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As far as anyone knows, the young George Washington didn’t really chop down his father’s prized cherry tree or admit it later, saying, “Father, I cannot tell a lie.” The anecdote was first told in the sixth edition of Parson Weems’ “The Life of Washington,” published several years after the first U.S. president’s death. It was meant to illustrate the “Great Virtues” that made Washington such an admirable leader.
Today being Presidents Day, it’s an apt occasion to revisit such presidential apocrypha. Is it true, for example, that Washington had wooden teeth? A set of Washington’s dentures exhibited at Mount Vernon reveals components such as lead, human teeth, cow teeth, ivory, brass, and steel, with no wood to be found.
Is it true that JFK unwittingly proclaimed himself, in German, to be a jelly doughnut during his famous 1963 “Ich bin Berliner” address in Berlin? Linguists say it’s a myth.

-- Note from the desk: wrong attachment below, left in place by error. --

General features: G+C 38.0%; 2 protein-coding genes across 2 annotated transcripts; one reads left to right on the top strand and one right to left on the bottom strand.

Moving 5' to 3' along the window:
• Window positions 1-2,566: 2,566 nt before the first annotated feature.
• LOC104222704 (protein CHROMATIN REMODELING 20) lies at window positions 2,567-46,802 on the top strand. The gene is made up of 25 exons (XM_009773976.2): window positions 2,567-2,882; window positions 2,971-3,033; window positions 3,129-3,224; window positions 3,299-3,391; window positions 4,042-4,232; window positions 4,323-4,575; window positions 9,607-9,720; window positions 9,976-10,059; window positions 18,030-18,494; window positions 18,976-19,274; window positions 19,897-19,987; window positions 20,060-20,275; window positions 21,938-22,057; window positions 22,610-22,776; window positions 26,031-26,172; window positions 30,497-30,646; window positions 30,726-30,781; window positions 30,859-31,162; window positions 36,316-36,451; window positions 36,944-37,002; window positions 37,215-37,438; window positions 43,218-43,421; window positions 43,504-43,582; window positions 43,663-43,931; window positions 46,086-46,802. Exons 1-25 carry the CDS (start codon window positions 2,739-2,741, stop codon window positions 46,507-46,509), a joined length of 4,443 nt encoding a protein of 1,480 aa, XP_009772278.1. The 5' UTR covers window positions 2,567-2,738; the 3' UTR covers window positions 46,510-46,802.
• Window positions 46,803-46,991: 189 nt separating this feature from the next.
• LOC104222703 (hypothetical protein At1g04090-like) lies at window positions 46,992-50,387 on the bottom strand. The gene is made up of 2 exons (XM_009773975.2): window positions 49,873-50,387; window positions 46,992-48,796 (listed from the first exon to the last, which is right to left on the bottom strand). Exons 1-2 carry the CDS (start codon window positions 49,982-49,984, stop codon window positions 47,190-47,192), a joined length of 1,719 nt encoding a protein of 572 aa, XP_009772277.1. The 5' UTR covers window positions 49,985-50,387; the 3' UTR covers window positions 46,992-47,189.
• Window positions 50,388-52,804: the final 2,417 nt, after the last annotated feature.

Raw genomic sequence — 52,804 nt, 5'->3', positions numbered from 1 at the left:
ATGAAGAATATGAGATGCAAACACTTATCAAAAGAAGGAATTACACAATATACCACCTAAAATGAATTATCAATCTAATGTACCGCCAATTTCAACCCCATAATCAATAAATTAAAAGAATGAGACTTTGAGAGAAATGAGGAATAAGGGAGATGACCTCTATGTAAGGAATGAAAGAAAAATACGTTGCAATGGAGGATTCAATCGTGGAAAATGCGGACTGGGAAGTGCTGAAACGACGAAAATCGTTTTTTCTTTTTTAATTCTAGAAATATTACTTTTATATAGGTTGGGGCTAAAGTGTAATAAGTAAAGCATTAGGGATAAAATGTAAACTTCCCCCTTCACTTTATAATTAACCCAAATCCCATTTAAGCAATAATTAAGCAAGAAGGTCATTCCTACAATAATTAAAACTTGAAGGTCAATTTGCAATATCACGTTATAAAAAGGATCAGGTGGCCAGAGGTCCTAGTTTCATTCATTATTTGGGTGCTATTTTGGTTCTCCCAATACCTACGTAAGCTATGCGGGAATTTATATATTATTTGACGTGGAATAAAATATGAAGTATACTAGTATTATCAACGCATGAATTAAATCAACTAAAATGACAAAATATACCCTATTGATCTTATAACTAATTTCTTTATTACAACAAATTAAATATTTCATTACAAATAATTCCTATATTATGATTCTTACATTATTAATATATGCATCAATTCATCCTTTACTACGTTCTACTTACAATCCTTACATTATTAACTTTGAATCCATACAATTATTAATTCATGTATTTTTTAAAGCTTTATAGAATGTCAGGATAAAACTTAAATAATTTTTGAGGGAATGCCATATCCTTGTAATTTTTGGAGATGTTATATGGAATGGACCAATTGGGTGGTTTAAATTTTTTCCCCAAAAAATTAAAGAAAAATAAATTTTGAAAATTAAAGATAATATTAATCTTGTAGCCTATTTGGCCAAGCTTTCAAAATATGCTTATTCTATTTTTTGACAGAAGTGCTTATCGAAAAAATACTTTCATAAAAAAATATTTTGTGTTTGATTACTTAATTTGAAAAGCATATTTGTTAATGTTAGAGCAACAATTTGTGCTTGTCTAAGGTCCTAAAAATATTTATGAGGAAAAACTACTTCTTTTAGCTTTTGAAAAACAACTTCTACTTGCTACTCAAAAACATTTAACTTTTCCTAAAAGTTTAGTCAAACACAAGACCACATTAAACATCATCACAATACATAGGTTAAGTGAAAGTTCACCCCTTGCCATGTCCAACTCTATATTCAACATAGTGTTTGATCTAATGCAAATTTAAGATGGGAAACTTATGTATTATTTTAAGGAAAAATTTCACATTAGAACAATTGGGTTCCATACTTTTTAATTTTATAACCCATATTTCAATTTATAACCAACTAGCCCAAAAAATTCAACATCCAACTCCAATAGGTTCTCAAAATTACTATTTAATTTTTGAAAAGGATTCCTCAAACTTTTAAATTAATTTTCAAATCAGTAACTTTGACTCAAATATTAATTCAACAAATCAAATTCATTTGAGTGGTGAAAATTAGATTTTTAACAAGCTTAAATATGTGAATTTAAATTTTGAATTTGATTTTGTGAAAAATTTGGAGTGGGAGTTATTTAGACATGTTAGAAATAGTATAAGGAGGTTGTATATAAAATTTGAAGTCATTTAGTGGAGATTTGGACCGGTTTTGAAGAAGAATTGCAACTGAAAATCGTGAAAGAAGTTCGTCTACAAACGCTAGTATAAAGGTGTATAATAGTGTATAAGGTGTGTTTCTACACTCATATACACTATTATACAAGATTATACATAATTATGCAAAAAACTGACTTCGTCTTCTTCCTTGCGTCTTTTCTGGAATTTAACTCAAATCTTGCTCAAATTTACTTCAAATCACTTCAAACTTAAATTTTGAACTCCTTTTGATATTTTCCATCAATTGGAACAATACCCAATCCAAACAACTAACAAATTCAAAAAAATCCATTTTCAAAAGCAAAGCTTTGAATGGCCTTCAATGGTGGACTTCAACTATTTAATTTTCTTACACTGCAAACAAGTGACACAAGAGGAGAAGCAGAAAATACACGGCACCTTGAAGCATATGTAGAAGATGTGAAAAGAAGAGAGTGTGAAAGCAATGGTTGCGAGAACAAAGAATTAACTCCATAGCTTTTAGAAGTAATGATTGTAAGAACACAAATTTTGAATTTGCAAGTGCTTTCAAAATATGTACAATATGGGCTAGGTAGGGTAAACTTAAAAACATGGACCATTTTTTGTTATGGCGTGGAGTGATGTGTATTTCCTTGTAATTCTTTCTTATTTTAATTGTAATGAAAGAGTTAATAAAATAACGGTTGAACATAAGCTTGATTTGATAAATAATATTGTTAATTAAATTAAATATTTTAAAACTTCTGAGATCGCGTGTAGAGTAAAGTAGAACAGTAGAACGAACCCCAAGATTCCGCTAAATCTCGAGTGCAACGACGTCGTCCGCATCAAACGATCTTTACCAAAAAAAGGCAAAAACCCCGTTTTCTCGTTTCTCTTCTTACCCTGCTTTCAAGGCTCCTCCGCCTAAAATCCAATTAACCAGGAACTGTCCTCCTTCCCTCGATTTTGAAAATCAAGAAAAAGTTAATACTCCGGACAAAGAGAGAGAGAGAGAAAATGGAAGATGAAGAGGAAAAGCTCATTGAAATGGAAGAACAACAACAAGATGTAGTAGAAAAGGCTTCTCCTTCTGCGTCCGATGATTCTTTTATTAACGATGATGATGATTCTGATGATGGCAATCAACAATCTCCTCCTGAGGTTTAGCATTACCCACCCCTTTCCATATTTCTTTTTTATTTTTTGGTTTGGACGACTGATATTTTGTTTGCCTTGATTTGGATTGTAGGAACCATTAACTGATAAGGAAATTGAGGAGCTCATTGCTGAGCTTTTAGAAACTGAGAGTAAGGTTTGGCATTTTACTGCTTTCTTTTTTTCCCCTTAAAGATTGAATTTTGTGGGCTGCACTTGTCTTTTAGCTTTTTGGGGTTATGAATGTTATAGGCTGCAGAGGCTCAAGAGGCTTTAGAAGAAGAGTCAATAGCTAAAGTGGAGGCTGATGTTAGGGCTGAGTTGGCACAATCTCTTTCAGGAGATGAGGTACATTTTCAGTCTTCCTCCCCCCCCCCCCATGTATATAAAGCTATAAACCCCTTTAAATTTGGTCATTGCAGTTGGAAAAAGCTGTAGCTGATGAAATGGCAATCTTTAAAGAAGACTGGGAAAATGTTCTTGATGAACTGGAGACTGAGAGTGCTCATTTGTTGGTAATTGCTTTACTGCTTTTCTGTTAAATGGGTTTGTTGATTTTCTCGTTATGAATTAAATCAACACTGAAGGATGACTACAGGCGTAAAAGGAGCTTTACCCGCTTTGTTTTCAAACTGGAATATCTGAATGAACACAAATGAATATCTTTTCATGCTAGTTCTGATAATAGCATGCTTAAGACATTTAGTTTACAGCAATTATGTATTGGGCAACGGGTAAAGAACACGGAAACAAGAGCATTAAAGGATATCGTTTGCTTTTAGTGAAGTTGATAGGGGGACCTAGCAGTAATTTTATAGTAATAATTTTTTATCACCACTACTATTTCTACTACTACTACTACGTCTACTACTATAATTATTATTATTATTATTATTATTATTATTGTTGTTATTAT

Who started the tradition of the president pardoning a live turkey before Thanksgiving? Was it Abraham Lincoln? Harry Truman? When we looked into it, we found that the tradition is of much more recent origin than most Americans realize.
And what of the claim that alligators were once kept as White House pets? According to popular lore, an assortment of United States presidents from John Quincy Adams to Herbert Hoover shared space in the West Wing with giant reptiles. The evidence, however, is elusive.